B267

Rebecca Emes & Edward Barnard, Exceptional English Antique Sterling Silver Epergne, London - 1819/20


This is an incredible centerpiece in a very rare design. The details and quality are remarkable. Made from multiple parts and assembled together, this work of art incorporates bold classical elements.

The top section has four, curved branches emanating from the top of the central stem topped with an artichoke. These flowing foliate arms support a ring of laurel leaves which hold the large glass bowl. The midsection of the stem is sectioned by a ring of circular overflowing leaves below where the removable branches are inserted.

The arms are stunning with their Adamesque design, superb casting and attention to details.

Another rare and amazing feature is that the branches are convertible from candle holders to holders for glass bowls. The socles unscrew and the bowl holders take their place if one wishes. The tough decision is which version is preferred as they are both unique and amazing.

A shaped, square plinth base is elevated with spreading feet decorated with shells and foliage. Four rams heads, symbols of authority and leadership, add to the dramatic look and boldness of the design. A stunning armorial is engraved on one of the panels.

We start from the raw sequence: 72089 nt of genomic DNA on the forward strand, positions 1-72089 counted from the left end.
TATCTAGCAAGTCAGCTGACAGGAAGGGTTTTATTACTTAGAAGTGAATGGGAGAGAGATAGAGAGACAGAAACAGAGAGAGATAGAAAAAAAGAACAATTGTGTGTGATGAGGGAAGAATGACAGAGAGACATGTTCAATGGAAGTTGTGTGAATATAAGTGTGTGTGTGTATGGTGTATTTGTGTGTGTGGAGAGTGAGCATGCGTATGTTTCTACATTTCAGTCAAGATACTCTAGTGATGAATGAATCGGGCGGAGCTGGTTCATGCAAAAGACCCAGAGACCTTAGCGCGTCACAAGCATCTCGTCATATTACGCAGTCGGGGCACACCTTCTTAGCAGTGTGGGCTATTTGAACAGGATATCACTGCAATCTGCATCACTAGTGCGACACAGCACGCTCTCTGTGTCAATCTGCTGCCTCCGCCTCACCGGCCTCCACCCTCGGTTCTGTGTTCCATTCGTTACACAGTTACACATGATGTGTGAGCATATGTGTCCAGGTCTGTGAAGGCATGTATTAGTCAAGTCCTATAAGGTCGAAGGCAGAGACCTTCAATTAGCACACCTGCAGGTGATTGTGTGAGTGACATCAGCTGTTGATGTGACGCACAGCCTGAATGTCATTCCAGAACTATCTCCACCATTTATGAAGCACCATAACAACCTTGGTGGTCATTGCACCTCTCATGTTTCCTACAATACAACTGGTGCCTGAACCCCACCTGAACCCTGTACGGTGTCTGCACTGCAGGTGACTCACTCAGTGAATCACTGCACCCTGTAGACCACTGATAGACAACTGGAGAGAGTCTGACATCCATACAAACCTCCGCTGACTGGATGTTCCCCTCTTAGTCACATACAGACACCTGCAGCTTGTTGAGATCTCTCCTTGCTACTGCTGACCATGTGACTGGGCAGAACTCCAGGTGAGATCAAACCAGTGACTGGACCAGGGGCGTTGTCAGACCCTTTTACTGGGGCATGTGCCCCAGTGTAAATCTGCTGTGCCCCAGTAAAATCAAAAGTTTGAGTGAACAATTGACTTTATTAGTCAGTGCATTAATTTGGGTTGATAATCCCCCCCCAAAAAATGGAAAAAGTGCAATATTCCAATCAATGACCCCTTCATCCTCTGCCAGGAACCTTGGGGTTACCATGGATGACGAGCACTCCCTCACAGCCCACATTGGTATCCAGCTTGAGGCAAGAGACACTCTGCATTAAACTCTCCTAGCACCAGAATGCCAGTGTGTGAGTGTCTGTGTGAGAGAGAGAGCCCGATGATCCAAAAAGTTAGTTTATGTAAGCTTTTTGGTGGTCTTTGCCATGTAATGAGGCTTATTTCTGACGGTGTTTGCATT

The coat of arms is for Sir Andrew Leith - Hay, KH FRSE FRS (1785-1862) of Leith Hall.

Sir Andrew retired from the army as a captain in 1819 after serving as a spy for the Duke of Wellington during the Napoleonic wars and being wounded during the Peninsular Campaign.  He served as a Member of Parliament for Elgin 1832-38 and 1841-47, Clerk of the Ordinance 1834-38 and Governor of Bermuda 1838-42. 

The Leith family is an ancient Scottish clan.  The family seat, Leith Hall (now a Scottish National Trust property) was originally built in 1650 with additions in the 18th and 19th centuries

This magnificent epergne is fully hallmarked and the arms are numbered to coincide with where they are inserted into the column. It measures 19 inches high by 21 inches across the arms, weighs an impressive 231.10 troy ounces and is in excellent antique condition with one glass bowl being a Waterford replacement.

Later note: This was featured in House of Barnard by John P. Fallon (Gamlingay: Authors Online Ltd, 2012)

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